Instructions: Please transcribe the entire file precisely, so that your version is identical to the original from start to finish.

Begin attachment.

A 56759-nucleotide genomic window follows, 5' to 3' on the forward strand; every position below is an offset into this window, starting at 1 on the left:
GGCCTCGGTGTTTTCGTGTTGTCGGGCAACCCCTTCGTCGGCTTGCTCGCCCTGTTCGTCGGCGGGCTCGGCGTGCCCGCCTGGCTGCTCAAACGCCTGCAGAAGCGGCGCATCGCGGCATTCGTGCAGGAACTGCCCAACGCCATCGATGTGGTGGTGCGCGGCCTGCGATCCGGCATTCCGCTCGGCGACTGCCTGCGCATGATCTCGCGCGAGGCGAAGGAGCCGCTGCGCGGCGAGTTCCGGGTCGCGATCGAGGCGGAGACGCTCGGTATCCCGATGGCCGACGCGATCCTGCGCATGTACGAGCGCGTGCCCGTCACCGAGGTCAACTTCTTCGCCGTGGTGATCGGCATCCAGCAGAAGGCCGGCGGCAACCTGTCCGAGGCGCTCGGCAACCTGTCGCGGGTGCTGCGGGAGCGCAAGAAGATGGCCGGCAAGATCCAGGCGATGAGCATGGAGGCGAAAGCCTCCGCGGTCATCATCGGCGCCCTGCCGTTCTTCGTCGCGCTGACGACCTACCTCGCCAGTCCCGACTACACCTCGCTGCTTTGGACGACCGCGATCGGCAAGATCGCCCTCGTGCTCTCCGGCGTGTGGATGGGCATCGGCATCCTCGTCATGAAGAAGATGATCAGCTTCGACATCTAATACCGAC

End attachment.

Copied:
A 56759-nucleotide genomic window follows, 5' to 3' on the forward strand; every position below is an offset into this window, starting at 1 on the left:
GGCCTCGGTGTTTTCGTGTTGTCGGGCAACCCCTTCGTCGGCTTGCTCGCCCTGTTCGTCGGCGGGCTCGGCGTGCCCGCCTGGCTGCTCAAACGCCTGCAGAAGCGGCGCATCGCGGCATTCGTGCAGGAACTGCCCAACGCCATCGATGTGGTGGTGCGCGGCCTGCGATCCGGCATTCCGCTCGGCGACTGCCTGCGCATGATCTCGCGCGAGGCGAAGGAGCCGCTGCGCGGCGAGTTCCGGGTCGCGATCGAGGCGGAGACGCTCGGTATCCCGATGGCCGACGCGATCCTGCGCATGTACGAGCGCGTGCCCGTCACCGAGGTCAACTTCTTCGCCGTGGTGATCGGCATCCAGCAGAAGGCCGGCGGCAACCTGTCCGAGGCGCTCGGCAACCTGTCGCGGGTGCTGCGGGAGCGCAAGAAGATGGCCGGCAAGATCCAGGCGATGAGCATGGAGGCGAAAGCCTCCGCGGTCATCATCGGCGCCCTGCCGTTCTTCGTCGCGCTGACGACCTACCTCGCCAGTCCCGACTACACCTCGCTGCTTTGGACGACCGCGATCGGCAAGATCGCCCTCGTGCTCTCCGGCGTGTGGATGGGCATCGGCATCCTCGTCATGAAGAAGATGATCAGCTTCGACATCTAATACCGAC